Audio and photo from Obama's KeyArena stop on Friday , Feb. 8. Photos and audio by Chris Kornelis.

The lack of youth participation in elections


Krist Novoselic: The Youth Vote Is Aroused -- But For How Long?


Audio and photo from Obama's KeyArena stop on Friday, Feb. 8. Photos and audio by Chris Kornelis.

The lack of youth participation in elections is a perennial concern. 2008 promises to be different. With the major party nomination season well underway, voting data is revealing a remarkable increase in youth engagement.

Traditionally, campaigns have tried to rouse youth through cultural and entertainment means. This year is the exception. One candidate is getting youth’s attention through sheer message. Last Friday, the Obama phenomenon packed Seattle’s KeyArena with many young faces.

There’s a lot of excitement! But, the Washington Democratic caucus has passed and once the nomination is settled, there will be a different race, and institutional barriers will very likely drain energy from democratic vitality.

Research shows youth engaged in their communities. It’s easy to reconcile this civic spirit with low rates of participation. But, it's our election rules that have fostered a culture of apathy towards voting.

The Blue State / Red State dynamic of presidential electoral politics settles the race in most state’s long before election day. As a result of winner-take-all elector appointment, two kinds of voters emerge and both are written off by the major party campaigns.

First, we have the surplus voter. If Washington falls early into the Blue State column, the charismatic candidate from Illinois won’t have time to come to Washington. Sen. Obama will be busy campaigning in the swing states. It wouldn’t matter if every 18 to 30 year old turned out to vote for the Democrat ticket, these voters are a meaningless surplus.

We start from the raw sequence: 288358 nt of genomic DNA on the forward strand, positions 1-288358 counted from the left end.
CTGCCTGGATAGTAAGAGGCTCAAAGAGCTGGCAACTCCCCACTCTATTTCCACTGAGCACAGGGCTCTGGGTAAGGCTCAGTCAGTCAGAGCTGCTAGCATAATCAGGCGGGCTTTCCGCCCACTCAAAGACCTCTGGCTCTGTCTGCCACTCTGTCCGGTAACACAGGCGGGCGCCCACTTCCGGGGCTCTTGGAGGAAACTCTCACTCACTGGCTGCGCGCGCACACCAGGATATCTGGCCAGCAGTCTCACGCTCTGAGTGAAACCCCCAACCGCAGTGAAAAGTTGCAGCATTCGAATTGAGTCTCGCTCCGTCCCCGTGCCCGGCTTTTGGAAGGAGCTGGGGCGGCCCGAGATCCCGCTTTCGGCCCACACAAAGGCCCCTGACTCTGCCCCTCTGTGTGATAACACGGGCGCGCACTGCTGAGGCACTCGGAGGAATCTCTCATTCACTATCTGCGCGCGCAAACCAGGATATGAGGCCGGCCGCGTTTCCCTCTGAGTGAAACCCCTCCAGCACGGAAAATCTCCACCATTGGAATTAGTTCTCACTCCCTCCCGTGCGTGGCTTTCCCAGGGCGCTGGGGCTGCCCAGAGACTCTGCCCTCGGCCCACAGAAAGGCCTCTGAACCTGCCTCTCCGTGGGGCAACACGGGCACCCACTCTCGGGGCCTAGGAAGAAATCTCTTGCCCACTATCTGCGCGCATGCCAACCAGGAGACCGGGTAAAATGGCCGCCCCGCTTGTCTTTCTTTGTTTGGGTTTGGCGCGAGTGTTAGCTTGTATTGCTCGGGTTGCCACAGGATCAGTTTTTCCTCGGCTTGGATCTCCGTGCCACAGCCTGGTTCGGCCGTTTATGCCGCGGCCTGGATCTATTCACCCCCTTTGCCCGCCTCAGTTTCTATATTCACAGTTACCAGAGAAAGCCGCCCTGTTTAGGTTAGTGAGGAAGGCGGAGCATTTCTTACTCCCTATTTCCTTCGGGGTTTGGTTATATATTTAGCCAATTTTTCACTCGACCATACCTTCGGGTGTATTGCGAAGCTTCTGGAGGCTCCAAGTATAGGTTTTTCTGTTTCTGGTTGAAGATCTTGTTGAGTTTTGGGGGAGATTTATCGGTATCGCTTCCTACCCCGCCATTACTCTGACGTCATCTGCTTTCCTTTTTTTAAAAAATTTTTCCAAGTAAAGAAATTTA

And what about young Republicans? If Washington does go Blue, these folks become orphan voters. Just like the Democratic race, the Republican ticket will be battling in the swing states so resources are spent where needed. Since the minority gets zero electors, these orphan voters are effectively abandoned by the national presidential campaign.

Instead of invigorating local participation in their own communities, enthusiastic young voters will travel thousands of miles to work on the campaigns in the swing states.

Youth are engaged in the major party nominations because competition drives initiative and the campaigns are reaching out to voters of all ages.

Our legislature can and should appoint all electors to the winner of the national popular vote, rather than the statewide vote. This would ensure that votes for either ticket are meaningful, regardless of the direction the state sways. Once enough states agree to join this compact, we’ll have sidestepped a huge barrier. Let’s encourage the good folks in Olympia to support this antidote to the poisonous effects of the Electoral College. SB 5628 is in the Senate Rules Committee. HB 1750 is the House version. Gov. Gregoire must sign this legislation.

(Senate Rules Committee should also pass SB 6000 – Ranked Choice Voting for local elections in counties that already have it.)

On the local level, down-ballot races suffer enough from disengaged voters of all-ages. Many congressional and state legislative races, in themselves, reveal the surplus / orphan problem. For example, there’s little reason besides statewide elections to rouse youth turnout for any major party in safe-seat Democratic Seattle. Mostly Republican Eastern Washington is the other side of the same coin.

The United States lags most of the world in voter turnout. We need structural changes to clear the way for lasting, meaningful change. If we build it, they will come.

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